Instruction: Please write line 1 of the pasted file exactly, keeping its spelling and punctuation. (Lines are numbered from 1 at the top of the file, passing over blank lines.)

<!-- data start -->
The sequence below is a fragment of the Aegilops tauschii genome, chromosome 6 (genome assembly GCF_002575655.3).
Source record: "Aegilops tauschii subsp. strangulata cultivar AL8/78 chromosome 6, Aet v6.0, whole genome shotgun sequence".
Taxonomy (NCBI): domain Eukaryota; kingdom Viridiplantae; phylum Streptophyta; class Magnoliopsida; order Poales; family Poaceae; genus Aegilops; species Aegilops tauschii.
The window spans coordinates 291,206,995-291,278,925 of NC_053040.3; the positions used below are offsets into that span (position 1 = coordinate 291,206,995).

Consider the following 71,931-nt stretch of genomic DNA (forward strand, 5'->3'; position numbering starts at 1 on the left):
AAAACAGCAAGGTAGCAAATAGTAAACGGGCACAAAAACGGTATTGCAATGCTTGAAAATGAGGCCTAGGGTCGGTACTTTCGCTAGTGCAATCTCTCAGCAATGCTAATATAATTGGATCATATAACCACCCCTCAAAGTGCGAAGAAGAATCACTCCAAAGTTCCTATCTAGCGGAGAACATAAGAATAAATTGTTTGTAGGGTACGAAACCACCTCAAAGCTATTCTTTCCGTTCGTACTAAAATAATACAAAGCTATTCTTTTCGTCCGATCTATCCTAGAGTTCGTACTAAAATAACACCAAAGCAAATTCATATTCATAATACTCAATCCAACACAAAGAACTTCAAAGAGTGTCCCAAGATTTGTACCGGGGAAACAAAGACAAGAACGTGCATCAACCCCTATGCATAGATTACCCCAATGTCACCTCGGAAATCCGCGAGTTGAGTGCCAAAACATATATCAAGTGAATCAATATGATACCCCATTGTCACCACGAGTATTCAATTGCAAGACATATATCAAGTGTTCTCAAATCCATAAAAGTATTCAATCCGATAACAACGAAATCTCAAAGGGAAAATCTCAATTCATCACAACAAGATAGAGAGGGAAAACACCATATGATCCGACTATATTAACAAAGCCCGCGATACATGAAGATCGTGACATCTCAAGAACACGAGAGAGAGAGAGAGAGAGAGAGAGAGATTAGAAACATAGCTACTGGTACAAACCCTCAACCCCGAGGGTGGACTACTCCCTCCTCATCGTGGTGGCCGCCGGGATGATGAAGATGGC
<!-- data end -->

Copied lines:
The sequence below is a fragment of the Aegilops tauschii genome, chromosome 6 (genome assembly GCF_002575655.3).